The Rationale behind the Urban Resource Centre Concept

1. Preamble

1.1 A lot of information regarding urban conditions and processes is developed by NGOs, CBOs, professional institutions and academia. This information is scattered; it is very different in nature from official information; it does not get publicised and nor is it easily available; and it does not feed into the official planning process or for awareness-raising.

1.2 The print media carries a lot of reports on various subjects related to urban issues and official plans from different points of view. Since these reports are spread over years and are on different topics they cannot be related subject-wise or time-wise with each other. Thus, by reading the press a larger picture regarding issues and plans does not emerge.

1.3 Government plans are made by a powerful nexus between politicians, bureaucrats, formal sector developers and international agencies and their consultants. Development is viewed entirely from the point of view of this nexus and the people and informal interest lobbies, who are more often than not the victims of these plans, are never consulted about them. Thus corruption, in the absence of transparency, is an essential part of the planning process.

1.4 CBOs, informal interest groups (also weaker formal ones) and communities who are often the victims of formal sector planning, constantly petition, demonstrate, and seek legal redress against insensitive projects. They are usually told that there is no option to the proposed plans and that these plans are in the larger interests of the city. The CBOs, weaker interest groups and communities get to know of them to these plans only after physical work begins on them and even if they get to know of them earlier, they do not have the expertise to analyse them, present their concerns in the right vocabulary or to present viable alternatives. Thus, the lobbying process becomes an exercise in “requesting” or in “demanding” through political agitation. Both seldom succeed because the “requests” and “demands” do not relate to larger planning issues.

1.5 It has been noticed that where planning is the result of consultation between various interest groups who also supervise its implementation, plans are more sensitive, appropriate and in keeping with ground realities. Again, where community or interest groups requests and or protests are backed by professional advice, alternatives and costs, they are taken seriously and their recommendations are more early accommodated.

2. What is Required

2.1 Keeping the above in view, what is required is the gathering and cataloguing of all scattered information so that it is available to journalists, interest groups, communities and NGOs/CBOs.

2.2 What is also required is the collection of all government plans and their analysis on how they will affect the city and the communities they are impacting on. The results of this analysis should be taken to the communities, government officials, interest groups and to the press.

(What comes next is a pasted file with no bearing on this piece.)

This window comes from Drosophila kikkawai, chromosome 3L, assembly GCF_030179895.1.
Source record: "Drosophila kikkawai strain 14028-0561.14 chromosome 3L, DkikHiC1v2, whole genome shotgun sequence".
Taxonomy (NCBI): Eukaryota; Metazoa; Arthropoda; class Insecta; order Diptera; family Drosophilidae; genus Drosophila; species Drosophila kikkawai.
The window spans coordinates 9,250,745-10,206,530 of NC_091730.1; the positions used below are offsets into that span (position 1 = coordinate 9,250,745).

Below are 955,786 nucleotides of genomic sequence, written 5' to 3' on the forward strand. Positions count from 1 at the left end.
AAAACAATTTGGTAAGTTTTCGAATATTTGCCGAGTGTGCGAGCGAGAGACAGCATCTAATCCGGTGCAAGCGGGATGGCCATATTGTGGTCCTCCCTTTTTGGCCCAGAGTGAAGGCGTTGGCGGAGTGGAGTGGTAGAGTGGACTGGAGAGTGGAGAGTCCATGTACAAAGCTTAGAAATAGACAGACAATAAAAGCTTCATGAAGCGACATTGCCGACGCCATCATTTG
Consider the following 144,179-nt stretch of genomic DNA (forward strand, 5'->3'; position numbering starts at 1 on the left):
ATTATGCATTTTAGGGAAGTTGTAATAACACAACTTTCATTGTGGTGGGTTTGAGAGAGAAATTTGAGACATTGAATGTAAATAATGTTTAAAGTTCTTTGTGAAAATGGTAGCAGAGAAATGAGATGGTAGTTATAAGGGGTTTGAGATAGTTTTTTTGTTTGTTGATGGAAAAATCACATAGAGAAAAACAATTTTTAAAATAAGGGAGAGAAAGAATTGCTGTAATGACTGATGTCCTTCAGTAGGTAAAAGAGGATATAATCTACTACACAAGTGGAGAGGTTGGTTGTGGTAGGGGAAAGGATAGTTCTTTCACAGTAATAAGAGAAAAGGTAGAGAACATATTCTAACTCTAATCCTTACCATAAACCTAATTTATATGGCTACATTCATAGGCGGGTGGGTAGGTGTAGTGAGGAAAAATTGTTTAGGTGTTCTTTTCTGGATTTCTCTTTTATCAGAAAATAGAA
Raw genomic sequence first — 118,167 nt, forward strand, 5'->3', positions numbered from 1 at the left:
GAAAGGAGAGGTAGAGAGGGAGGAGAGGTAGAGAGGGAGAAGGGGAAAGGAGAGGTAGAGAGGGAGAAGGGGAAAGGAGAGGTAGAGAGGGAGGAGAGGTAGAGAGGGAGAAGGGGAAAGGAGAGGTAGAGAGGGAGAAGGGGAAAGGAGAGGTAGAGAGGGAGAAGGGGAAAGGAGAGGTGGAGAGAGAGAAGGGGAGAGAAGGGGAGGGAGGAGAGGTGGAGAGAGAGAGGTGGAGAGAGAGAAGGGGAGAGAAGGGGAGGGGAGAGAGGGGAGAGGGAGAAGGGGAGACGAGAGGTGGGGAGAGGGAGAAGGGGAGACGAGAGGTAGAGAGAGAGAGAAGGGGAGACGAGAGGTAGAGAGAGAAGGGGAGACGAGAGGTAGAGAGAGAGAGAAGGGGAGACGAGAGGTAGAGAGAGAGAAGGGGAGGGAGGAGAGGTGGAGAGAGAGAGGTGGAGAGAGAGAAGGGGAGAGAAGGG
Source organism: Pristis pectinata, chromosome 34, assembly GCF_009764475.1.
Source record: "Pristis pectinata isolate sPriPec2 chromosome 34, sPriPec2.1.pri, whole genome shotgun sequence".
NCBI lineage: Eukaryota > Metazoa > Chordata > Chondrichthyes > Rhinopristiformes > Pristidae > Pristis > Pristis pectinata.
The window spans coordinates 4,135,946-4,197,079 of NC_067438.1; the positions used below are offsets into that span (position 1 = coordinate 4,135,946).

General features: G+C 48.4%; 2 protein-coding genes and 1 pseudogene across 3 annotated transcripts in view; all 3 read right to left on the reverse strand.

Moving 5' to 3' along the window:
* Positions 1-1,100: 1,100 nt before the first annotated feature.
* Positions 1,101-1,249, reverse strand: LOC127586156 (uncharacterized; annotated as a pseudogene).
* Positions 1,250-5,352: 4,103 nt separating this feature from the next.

2.3 All newspaper information should be catalogued subject-wise over time and analysed. This knowledge should be shared with interest groups, the press and the public at large.

2.4 Alternatives to government plans, along with costs, should be developed and made public.

2.5 A space should be created for interaction between all relevant groups, people and government agencies. Also support organisations in different disciplines must be identified to help communities in preparing their requests and or protests.

3. A Urban Resource Centre (URC) Can do All This

3.1 A URC can undertake all that is mentioned in paragraph 2 and it can lead to the creation of a movement for more appropriate-people-friendly-planning of which transparency and accountability is an integral part.

3.2 Karachi’s URC consist of a 3 member staff. An architect, a social organiser and an administrator. The URC is supported by voluntary professionals as and when required.

3.3 Considerable strength is provided to the URC because of its association with the Department of Architecture and Planning at the Dawood College (whose students’ studio work is often on subjects of relevance to the URC) and the Orangi Pilot Project (who has strong links with residents of over 100 informal settlements in Karachi and knows how to mobilise people).

3.4 The Karachi URC:

  • Keeps subject-wise news clippings (so that each subject reads like a story) and publishes a monthly “Facts and Figures” sheet derived from these clippings.
  • It carries out an analysis of all major urban projects and analyses them with the help of stakeholders. Then it presents them to a forum of interest groups and relevant government agencies.
  • It carries out research on topics that emerge from the press clippings from a people’s point of view and gets them published (or tries to) in the press.
  • It holds forums on different issues of relevance to poor communities where communities can interact with each other and form links with each other. It puts communities in touch with NGOs or resource persons who can be a help to them professionally. All forums are documented and a synopsis is made available to the press.
  • The URC, based on its work, also proposes changes in laws, rules and regulations for Karachi’s planning and conservation issues and presents them to its forums.

3.5 The URC concept is expressed figuratively below:

a) Three groups in the planning process:


b) Present planning process:


c) The aim of the URC:

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